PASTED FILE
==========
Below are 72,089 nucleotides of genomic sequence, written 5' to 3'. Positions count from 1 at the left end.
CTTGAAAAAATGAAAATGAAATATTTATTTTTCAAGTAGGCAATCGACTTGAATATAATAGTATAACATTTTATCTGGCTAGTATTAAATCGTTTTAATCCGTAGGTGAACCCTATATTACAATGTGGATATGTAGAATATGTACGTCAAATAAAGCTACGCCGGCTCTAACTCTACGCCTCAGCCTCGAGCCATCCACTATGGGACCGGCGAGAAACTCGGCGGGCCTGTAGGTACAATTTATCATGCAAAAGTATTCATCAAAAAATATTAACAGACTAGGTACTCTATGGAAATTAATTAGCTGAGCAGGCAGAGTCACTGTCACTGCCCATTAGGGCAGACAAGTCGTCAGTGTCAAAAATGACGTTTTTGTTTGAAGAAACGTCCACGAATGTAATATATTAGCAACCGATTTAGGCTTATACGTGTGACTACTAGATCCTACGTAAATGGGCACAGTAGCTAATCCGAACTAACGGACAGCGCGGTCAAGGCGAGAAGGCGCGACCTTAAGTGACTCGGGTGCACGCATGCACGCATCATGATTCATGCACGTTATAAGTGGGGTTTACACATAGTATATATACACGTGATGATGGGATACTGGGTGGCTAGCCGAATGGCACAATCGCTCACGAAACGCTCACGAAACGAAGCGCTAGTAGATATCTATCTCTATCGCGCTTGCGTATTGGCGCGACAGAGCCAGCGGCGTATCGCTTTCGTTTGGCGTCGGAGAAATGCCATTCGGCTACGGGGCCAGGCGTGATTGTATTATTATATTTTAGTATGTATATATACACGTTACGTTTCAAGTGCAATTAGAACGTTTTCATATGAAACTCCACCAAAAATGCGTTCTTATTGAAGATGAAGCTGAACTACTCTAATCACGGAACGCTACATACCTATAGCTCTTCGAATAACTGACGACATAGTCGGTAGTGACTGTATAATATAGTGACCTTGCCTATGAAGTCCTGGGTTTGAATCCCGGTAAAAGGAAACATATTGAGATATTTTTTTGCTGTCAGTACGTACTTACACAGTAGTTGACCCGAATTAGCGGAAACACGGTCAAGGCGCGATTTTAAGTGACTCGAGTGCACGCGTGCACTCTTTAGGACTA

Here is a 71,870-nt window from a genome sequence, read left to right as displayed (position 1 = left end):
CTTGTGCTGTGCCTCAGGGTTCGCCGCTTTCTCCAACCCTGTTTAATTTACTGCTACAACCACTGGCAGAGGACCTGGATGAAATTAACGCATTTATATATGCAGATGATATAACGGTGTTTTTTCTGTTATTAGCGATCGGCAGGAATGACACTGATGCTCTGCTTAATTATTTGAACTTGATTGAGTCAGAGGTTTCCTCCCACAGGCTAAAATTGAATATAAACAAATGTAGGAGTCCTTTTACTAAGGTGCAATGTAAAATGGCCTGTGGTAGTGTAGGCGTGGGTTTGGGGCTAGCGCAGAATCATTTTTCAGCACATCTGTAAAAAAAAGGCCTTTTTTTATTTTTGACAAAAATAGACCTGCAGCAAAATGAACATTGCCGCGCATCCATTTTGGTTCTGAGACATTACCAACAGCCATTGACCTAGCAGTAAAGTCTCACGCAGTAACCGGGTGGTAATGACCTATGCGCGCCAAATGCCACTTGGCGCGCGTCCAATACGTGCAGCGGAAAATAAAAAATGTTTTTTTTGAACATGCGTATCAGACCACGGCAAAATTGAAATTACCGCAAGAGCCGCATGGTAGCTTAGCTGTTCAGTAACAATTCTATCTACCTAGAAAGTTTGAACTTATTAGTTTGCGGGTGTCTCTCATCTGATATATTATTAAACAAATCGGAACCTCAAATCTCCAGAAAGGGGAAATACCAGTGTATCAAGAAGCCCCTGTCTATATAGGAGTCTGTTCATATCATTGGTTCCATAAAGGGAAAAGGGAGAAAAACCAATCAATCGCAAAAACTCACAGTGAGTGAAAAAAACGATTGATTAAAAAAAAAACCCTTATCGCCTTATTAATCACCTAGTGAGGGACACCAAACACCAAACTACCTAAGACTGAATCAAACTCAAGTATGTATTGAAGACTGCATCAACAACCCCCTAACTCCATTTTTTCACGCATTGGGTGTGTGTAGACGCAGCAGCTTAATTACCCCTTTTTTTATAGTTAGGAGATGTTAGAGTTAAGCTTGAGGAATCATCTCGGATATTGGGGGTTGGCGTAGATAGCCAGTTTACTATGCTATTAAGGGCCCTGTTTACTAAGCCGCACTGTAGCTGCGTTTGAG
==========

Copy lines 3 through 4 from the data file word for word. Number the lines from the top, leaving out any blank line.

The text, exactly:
Here is a 71,870-nt window from a genome sequence, read left to right as displayed (position 1 = left end):
CTTGTGCTGTGCCTCAGGGTTCGCCGCTTTCTCCAACCCTGTTTAATTTACTGCTACAACCACTGGCAGAGGACCTGGATGAAATTAACGCATTTATATATGCAGATGATATAACGGTGTTTTTTCTGTTATTAGCGATCGGCAGGAATGACACTGATGCTCTGCTTAATTATTTGAACTTGATTGAGTCAGAGGTTTCCTCCCACAGGCTAAAATTGAATATAAACAAATGTAGGAGTCCTTTTACTAAGGTGCAATGTAAAATGGCCTGTGGTAGTGTAGGCGTGGGTTTGGGGCTAGCGCAGAATCATTTTTCAGCACATCTGTAAAAAAAAGGCCTTTTTTTATTTTTGACAAAAATAGACCTGCAGCAAAATGAACATTGCCGCGCATCCATTTTGGTTCTGAGACATTACCAACAGCCATTGACCTAGCAGTAAAGTCTCACGCAGTAACCGGGTGGTAATGACCTATGCGCGCCAAATGCCACTTGGCGCGCGTCCAATACGTGCAGCGGAAAATAAAAAATGTTTTTTTTGAACATGCGTATCAGACCACGGCAAAATTGAAATTACCGCAAGAGCCGCATGGTAGCTTAGCTGTTCAGTAACAATTCTATCTACCTAGAAAGTTTGAACTTATTAGTTTGCGGGTGTCTCTCATCTGATATATTATTAAACAAATCGGAACCTCAAATCTCCAGAAAGGGGAAATACCAGTGTATCAAGAAGCCCCTGTCTATATAGGAGTCTGTTCATATCATTGGTTCCATAAAGGGAAAAGGGAGAAAAACCAATCAATCGCAAAAACTCACAGTGAGTGAAAAAAACGATTGATTAAAAAAAAAACCCTTATCGCCTTATTAATCACCTAGTGAGGGACACCAAACACCAAACTACCTAAGACTGAATCAAACTCAAGTATGTATTGAAGACTGCATCAACAACCCCCTAACTCCATTTTTTCACGCATTGGGTGTGTGTAGACGCAGCAGCTTAATTACCCCTTTTTTTATAGTTAGGAGATGTTAGAGTTAAGCTTGAGGAATCATCTCGGATATTGGGGGTTGGCGTAGATAGCCAGTTTACTATGCTATTAAGGGCCCTGTTTACTAAGCCGCACTGTAGCTGCGTTTGAG